India increases social spending in pro-poor budget
NEW DELHI – India’s left-leaning Congress government on Monday unveiled a budget focused on helping the poor and rural masses with pledges to hike social spending by 17 percent and fight food inflation.
Finance Minister Pranab Mukherjee, lifting the lid on government plans for the financial year from April 1, scaled up spending for farmers, fertiliser subsidies, food programmes, education and rural employment.
“The country has carried for long enough the burden of hunger and malnutrition,” Mukherjee told parliament, saying the money earmarked for social spending would amount to 36 percent of the total budget.
Banking on bumper tax income from strong economic growth, he announced a 24 percent rise in education spending to 520 billion rupees (11.5 billion dollars) and a 20 percent rise in funds for health to 267 billion rupees.
Mukherjee also pledged measures to help bring down food inflation, which at nearly 11.5 percent is causing huge hardship to the hundreds of millions of poor who are the Congress party’s core supporters.
The government will introduce a long-awaited food security bill, guaranteeing subsidised food for low-income families, in a move aimed at helping the rural poor who re-elected Congress and its allies in 2009.
“It (inflation) clearly remains a concern,” he said. “But I expect the policy taken by RBI (the central Reserve Bank of India) to further moderate inflation in coming months… and average inflation to be lower next year.”
The government, which faces five state elections this year and is labouring under multiple corruption scandals, is mindful that spiralling living costs can be a lightning rod for political discontent in India.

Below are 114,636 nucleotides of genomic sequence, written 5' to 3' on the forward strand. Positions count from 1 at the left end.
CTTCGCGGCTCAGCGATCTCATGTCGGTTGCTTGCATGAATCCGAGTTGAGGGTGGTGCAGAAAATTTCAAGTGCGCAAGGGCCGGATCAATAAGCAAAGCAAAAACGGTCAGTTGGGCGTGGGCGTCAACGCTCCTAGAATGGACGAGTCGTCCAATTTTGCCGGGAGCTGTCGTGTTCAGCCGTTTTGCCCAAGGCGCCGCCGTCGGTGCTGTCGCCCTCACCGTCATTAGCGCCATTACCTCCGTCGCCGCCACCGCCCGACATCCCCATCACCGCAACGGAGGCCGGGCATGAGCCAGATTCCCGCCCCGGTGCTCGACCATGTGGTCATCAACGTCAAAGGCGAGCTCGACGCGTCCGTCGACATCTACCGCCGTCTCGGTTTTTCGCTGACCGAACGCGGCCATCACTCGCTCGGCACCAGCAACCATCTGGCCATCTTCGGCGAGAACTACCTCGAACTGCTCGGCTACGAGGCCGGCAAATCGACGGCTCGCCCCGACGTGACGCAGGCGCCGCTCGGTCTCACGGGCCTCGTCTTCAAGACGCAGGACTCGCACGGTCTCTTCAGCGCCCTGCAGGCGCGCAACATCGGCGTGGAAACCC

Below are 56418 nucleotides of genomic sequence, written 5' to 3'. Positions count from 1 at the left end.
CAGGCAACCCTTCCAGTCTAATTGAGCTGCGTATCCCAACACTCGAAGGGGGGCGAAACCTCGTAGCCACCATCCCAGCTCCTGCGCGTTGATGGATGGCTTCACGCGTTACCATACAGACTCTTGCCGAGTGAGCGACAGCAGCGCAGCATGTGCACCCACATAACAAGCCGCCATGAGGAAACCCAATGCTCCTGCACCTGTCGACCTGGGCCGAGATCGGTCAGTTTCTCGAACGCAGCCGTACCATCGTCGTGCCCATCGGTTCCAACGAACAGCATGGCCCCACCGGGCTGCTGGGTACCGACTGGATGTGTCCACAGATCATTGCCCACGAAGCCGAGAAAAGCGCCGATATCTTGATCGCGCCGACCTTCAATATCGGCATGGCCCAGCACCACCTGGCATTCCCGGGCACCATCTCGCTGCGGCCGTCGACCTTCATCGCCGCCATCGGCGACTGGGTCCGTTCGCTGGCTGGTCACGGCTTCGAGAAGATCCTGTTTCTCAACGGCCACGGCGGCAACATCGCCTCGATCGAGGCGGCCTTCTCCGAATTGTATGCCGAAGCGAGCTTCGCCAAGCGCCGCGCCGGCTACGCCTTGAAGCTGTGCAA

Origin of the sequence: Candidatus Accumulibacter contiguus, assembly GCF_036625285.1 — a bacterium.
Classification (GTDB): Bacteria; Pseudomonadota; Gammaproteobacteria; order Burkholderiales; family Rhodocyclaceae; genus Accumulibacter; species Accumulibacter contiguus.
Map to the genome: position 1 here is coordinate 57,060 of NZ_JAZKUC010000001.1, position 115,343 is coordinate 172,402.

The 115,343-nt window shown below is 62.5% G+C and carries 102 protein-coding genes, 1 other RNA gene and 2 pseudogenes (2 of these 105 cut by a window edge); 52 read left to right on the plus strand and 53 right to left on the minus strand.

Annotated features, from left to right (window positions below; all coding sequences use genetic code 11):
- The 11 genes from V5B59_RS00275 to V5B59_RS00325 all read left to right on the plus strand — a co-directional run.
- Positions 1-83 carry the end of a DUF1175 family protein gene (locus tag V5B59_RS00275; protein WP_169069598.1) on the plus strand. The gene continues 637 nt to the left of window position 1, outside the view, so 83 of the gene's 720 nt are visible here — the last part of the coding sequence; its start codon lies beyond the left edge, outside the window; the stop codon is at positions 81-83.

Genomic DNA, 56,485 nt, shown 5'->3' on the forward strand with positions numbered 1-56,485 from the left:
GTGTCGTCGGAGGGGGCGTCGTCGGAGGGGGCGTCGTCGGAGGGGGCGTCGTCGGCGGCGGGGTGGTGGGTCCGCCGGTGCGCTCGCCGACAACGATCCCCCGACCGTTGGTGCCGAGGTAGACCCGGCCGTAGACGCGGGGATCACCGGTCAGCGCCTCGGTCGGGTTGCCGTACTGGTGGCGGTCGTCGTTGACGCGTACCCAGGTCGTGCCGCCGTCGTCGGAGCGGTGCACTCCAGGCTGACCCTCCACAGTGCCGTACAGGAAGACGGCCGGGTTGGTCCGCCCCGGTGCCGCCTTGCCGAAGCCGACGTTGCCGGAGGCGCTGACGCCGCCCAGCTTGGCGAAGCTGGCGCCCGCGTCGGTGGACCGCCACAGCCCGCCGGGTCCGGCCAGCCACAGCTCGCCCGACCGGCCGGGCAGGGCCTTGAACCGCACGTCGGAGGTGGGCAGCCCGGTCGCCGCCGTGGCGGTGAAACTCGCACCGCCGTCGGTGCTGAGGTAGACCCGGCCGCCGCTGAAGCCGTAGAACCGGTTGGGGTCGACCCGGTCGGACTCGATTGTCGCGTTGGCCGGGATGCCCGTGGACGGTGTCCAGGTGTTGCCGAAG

Some 40 percent of the 1.2 billion population in Asia’s third-largest economy live on less than $2 a day.
The increase in social spending will be funded by a 25 percent rise in tax revenues, provided by India’s fast-rising economy and new levies on hotel accommodation and air travel.
Mukherjee predicted “double-digit growth in the near future” while forecasting economic expansion of 8.6 percent for the current fiscal year and nine percent for the year to March 2012.
Mukherjee’s buoyant prediction came despite figures showing growth in the final three months of 2010 slipped to 8.2 percent year-on-year from 8.9 percent in the previous quarter, a larger decline than forecast by analysts.
Revenues of 400 billion rupees from part-privatisation of state firms would also swell government coffers, Mukherjee said, meaning the public deficit would be cut from from 5.1 percent of Gross Domestic Product (GDP) to 4.6 percent next year.
“India stands at the threshold of a decade which presents immense possibilities,” Mukherjee said.
With the government under fire from the opposition over corruption scandals and inflation, he steered clear of sensitive economic reforms, focusing instead on easing India’s infamous red tape and streamlining taxation and customs tariffs.
“At times, the biggest reforms are not the ones that make headlines but the ones concerned with the details of governance which affect the everyday life of the aam aadmi (common man),” Mukherjee, 76, told parliament.
At the same time, he announced another hike in military spending, raising it 11.6 percent to 1.65 trillion rupees.
“Further requirements for the country’s defence would be met,” he declared.
Indian shares finished up 0.69 percent or 122.49 points at 17,829 on the back of the budget as investors welcomed the government’s move to cut the deficit.
Mukherjee “has done a fine balancing act to sustain economic growth, curb inflation, promote inclusive growth and maintain fiscal consolidation,” said Chandrajit Banerjee, director general of the Confederation of Indian Industry.
But the main opposition Bharatiya Janata Party called the budget “futile”, “directionless” and lacking new initiatives.
Mukherjee also announced measures to draw more foreign investment to upgrade India’s dilapidated ports, roads, power plants and other infrastructure.